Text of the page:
Company layoffs snowball as recovery appears elusive3 min read . Updated: 10 May 2020, 05:41 PM IST
GE, Airbnb, Uber announced thousands of job cuts this week; ‘Our entire workforce...will have to be smaller than it is today’
Corporate America unveiled another wave of job cuts and warned of additional reductions, as executives signal they are resigned to a lengthy coronavirus-induced economic downturn.
This past week, General Electric Co., Uber Technologies Inc. and Airbnb Inc. said they would lay off thousands of workers. MGM Resorts International warned that some of the 63,000 employees it has furloughed may be let go permanently starting in August. Aerospace supplier Raytheon Technologies Corp., job-listings site Glassdoor and United Airlines Holdings Inc. also said in the past week that they had reduced jobs or planned to do so.
“Our airline—and our entire workforce—will have to be smaller than it is today," Kate Gebo, United’s executive vice president of human resources, wrote in a recent memo to employees about the company’s plans to potentially trim at least 30% of managers and administrative staffers starting in October. Other carriers are expected to reduce staff as demand for air travel remains historically low.
The burst of job-cut announcements two months after officials moved to shut the economy to halt the spread of the coronavirus indicates many companies are bearing down for a sustained slowdown as the economy searches for traction. Some are also using the moment to accelerate strategic shifts. In April, payrolls fell by a record 20.5 million, erasing a decade of job gains.
“Based on the current situation, we now believe that some of our colleagues may not return to work this year," MGM Resorts acting Chief Executive Bill Hornbuckle said in a Tuesday memo to employees. The casino company had hoped a significant part of operations would have bounced back by the summer, he said.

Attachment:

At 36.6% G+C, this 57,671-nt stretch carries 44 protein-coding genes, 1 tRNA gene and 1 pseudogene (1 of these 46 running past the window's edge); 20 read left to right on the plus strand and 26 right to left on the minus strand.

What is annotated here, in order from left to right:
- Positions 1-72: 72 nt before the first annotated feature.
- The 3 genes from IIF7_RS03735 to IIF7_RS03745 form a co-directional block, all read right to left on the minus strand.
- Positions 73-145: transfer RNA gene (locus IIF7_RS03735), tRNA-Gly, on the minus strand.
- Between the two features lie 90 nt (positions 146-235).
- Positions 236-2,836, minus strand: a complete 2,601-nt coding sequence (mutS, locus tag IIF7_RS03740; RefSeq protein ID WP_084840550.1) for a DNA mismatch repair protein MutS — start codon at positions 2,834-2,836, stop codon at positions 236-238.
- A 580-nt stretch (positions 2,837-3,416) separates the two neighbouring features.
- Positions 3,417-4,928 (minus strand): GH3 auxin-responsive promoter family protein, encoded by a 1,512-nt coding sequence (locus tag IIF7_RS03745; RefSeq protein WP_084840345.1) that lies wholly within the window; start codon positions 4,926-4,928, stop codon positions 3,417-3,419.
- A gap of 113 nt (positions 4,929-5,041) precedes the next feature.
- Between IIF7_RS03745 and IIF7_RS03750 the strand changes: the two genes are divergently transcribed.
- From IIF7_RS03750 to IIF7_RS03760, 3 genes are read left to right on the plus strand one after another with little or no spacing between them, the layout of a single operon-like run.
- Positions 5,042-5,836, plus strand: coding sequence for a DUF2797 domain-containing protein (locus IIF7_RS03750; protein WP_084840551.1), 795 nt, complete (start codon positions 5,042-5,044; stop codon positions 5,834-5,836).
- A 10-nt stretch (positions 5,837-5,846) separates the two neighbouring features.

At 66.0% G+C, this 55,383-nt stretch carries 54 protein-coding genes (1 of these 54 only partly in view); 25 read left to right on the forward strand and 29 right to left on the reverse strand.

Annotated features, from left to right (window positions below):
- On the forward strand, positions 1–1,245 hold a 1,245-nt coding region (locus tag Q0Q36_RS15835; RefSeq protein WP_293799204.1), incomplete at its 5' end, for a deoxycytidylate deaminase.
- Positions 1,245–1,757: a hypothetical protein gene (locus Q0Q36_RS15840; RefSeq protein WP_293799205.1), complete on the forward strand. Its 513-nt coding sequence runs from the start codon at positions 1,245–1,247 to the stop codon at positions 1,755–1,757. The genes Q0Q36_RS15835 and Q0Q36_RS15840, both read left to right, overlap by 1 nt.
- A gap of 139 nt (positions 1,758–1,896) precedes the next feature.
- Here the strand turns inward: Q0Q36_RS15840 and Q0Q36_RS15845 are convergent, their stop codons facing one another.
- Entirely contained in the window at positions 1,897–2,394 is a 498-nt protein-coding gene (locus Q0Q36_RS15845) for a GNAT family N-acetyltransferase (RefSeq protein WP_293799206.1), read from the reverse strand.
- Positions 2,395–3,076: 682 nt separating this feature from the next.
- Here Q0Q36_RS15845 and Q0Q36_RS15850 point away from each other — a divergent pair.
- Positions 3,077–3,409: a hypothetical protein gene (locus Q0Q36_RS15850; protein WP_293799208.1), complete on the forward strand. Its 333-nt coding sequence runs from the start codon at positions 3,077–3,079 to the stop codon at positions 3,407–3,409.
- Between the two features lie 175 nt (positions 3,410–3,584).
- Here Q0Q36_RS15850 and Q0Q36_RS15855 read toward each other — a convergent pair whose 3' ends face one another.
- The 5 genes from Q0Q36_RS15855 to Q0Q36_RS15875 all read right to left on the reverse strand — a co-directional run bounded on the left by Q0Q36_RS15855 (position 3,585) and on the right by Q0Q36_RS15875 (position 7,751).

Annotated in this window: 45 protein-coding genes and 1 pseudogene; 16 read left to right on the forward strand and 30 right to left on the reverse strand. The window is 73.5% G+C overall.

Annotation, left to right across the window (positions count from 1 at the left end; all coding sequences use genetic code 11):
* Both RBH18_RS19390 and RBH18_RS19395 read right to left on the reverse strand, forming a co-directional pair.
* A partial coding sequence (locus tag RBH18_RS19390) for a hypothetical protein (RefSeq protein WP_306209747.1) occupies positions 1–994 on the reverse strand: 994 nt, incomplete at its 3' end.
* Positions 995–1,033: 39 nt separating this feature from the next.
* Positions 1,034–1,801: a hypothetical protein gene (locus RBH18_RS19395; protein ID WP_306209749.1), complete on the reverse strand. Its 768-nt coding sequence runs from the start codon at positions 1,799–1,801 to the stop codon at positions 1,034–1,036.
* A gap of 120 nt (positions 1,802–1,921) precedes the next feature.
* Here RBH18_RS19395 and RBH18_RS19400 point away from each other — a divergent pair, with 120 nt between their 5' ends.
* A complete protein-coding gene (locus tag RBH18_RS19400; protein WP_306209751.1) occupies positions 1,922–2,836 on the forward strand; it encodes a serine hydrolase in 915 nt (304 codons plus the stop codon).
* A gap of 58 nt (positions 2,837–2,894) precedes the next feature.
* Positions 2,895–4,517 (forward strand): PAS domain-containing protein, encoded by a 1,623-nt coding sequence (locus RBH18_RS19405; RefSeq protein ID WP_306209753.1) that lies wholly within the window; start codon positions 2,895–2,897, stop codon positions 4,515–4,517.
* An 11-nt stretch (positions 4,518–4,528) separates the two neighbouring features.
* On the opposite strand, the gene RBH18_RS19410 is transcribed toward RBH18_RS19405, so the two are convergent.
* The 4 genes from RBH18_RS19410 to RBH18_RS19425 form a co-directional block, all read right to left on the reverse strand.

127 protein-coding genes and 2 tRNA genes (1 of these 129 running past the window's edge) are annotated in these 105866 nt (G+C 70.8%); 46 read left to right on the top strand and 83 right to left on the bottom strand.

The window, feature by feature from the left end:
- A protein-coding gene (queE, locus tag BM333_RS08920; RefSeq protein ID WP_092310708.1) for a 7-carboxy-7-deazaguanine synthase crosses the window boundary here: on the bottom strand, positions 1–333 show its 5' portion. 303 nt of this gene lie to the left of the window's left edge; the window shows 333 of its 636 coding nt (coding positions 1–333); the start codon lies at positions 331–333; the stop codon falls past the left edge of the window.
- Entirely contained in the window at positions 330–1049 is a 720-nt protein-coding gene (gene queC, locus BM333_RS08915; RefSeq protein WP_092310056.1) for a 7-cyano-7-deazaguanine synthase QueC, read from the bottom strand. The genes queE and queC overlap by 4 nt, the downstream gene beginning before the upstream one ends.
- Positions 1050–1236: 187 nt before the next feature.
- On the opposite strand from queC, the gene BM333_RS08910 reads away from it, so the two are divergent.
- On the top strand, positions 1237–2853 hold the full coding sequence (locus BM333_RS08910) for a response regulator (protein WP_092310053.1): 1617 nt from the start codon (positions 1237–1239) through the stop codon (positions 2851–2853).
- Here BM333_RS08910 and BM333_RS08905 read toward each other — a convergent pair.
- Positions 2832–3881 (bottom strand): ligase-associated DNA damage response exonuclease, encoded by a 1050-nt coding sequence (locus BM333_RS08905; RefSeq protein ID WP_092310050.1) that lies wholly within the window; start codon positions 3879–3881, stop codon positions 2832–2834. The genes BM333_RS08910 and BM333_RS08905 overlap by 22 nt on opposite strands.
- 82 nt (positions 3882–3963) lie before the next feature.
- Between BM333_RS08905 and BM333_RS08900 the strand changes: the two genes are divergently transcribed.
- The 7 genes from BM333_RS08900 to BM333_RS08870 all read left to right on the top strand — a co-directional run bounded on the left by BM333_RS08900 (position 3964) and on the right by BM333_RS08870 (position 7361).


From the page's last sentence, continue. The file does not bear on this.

Covid-19 hit some of General Electric’s strongest businesses hard, Chief Executive Larry Culp said on a call late last month about results for January through March. Orders in the aviation business, which makes engines for Boeing Co. and Airbus SE, fell 14%. The company on Monday said it was cutting roughly 13,000 jobs in its jet-engine business.
“We’re facing significant headwinds in aviation, and we may be for a while. We wish it were otherwise, but that’s not our reality," Mr. Culp said.
Other aerospace companies are also feeling the impact. Raytheon, which makes everything from jet engines to missile systems, is planning $2 billion in expense cuts.
“We’re furloughing folks both at the corporate office and across the commercial businesses. Also, we furloughed people [at] the factories, and I expect there will be further reductions," Raytheon Chief Executive Greg Hayes said Thursday.
“Employers as a whole have dramatically reduced their recruiting, and it is not clear when this will recover," said Christian Sutherland-Wong, chief executive of job-listings and company-ratings site Glassdoor in a staff memo Thursday. The San Francisco-based company said Glassdoor would lay off 30% of its workforce, or 300 people, including many who sell ads to smaller businesses.
Mohawk Industries Inc., a manufacturer of rugs and other flooring products, also is carrying out layoffs and furloughs as it deals with an abrupt decline in demand, executives said Tuesday. “The coronavirus has dramatically changed our short-term strategies as we adapt to the rapidly evolving conditions," Chief Executive Jeffrey Lorberbaum said.
Other executives are cutting jobs as they speed up restructuring initiatives started before the pandemic. Nordstrom Inc. said Tuesday it would permanently close 16 stores in part to help it better focus on meeting customer expectations for digital shopping. Covid-19 is heightening the importance of such efforts, Chief Executive Erik Nordstrom said.
Mattel Inc. said in a filing that the Covid-19 crisis accelerated existing cost-cutting plans and disclosed it would let 4% of corporate staff go.
On Thursday, Cox Automotive said it would furlough roughly 10,000 workers in the U.S., most of whom work at Manheim, the company’s wholesale-vehicle auction business. The Manheim unit had been transitioning toward digital operations, but Covid-19 pushed the company to speed the shift from in-person to online auctions, given the latter offers a safer experience for clients, according to Cox.
Uber finance chief Nelson Chai told investors Thursday that the ride-hailing firm, which is laying off more than 3,700 workers, doesn’t think it will bring as many people back over time.
“I don’t think you’ll see us adding back at that same level," Mr. Chai said. “As you know, the company’s been very much focused on efficiency."
This story has been published from a wire agency feed without modifications to the text.